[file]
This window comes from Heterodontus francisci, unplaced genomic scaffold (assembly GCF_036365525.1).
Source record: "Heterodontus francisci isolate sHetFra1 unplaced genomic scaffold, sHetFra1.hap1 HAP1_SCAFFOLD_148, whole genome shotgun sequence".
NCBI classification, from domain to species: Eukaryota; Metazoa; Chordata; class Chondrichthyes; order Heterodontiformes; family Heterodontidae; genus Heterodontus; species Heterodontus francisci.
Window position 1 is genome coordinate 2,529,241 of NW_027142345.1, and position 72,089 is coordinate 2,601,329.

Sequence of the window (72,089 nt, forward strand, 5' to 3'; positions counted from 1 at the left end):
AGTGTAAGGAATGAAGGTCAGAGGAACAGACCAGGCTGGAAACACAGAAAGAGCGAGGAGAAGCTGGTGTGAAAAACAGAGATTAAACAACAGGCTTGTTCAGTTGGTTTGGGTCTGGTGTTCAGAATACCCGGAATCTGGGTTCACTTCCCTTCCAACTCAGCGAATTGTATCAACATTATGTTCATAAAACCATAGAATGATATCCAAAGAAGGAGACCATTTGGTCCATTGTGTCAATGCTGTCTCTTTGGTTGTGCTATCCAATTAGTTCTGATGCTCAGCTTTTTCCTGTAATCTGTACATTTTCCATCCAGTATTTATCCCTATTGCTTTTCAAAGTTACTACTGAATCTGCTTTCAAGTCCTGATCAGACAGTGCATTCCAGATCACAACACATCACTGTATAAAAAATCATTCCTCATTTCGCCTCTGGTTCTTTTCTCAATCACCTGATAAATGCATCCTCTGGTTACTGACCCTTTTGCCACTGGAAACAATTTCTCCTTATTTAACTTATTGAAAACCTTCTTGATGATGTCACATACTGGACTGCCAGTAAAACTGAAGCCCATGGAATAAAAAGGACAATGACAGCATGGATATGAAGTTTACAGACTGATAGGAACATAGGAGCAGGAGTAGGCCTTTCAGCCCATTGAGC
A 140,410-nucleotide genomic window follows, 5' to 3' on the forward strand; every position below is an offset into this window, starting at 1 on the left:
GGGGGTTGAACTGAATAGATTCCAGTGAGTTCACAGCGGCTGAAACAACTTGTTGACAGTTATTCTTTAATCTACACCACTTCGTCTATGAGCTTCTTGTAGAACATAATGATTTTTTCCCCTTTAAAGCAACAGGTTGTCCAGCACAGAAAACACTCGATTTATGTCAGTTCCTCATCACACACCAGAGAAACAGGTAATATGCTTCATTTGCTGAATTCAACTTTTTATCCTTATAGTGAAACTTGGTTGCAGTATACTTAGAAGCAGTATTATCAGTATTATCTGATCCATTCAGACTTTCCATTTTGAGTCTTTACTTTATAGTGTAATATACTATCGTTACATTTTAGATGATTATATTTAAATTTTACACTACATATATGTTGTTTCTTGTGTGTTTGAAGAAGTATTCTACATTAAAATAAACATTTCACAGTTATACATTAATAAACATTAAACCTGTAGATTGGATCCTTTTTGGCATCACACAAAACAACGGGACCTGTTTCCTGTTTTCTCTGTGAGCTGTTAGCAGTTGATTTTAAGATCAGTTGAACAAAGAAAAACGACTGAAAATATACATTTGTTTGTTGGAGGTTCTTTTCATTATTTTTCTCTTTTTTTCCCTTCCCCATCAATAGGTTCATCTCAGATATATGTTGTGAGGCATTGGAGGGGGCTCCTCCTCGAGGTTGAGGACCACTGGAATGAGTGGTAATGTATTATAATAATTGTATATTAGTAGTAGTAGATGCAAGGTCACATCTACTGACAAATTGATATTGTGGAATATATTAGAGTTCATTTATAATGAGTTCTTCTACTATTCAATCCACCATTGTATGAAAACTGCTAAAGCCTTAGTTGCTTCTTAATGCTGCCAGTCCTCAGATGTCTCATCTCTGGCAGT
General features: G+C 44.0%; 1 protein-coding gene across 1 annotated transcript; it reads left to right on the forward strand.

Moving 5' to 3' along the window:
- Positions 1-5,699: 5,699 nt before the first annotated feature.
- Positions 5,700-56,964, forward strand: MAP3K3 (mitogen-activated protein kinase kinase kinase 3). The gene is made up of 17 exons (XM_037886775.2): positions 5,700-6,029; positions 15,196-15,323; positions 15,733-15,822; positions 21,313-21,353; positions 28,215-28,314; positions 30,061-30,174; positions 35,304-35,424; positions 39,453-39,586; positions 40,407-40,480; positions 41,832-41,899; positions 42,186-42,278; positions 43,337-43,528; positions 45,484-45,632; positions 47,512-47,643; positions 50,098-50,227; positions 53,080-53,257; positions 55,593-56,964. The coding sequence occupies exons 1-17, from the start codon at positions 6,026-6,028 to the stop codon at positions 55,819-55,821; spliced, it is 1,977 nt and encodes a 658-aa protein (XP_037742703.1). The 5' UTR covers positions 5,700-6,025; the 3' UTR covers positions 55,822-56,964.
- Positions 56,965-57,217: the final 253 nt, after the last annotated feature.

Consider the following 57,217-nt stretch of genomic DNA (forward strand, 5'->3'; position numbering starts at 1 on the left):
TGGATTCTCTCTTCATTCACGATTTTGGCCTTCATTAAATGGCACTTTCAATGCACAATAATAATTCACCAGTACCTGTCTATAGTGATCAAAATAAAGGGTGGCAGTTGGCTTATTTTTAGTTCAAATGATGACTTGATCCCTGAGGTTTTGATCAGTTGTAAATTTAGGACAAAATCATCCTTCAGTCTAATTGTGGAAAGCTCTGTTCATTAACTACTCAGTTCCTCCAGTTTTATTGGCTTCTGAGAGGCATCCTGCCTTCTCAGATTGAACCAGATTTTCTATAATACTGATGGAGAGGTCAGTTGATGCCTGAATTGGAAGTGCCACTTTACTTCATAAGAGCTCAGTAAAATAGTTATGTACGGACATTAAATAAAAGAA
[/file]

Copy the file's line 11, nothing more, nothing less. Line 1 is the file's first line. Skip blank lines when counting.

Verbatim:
- Positions 1-5,699: 5,699 nt before the first annotated feature.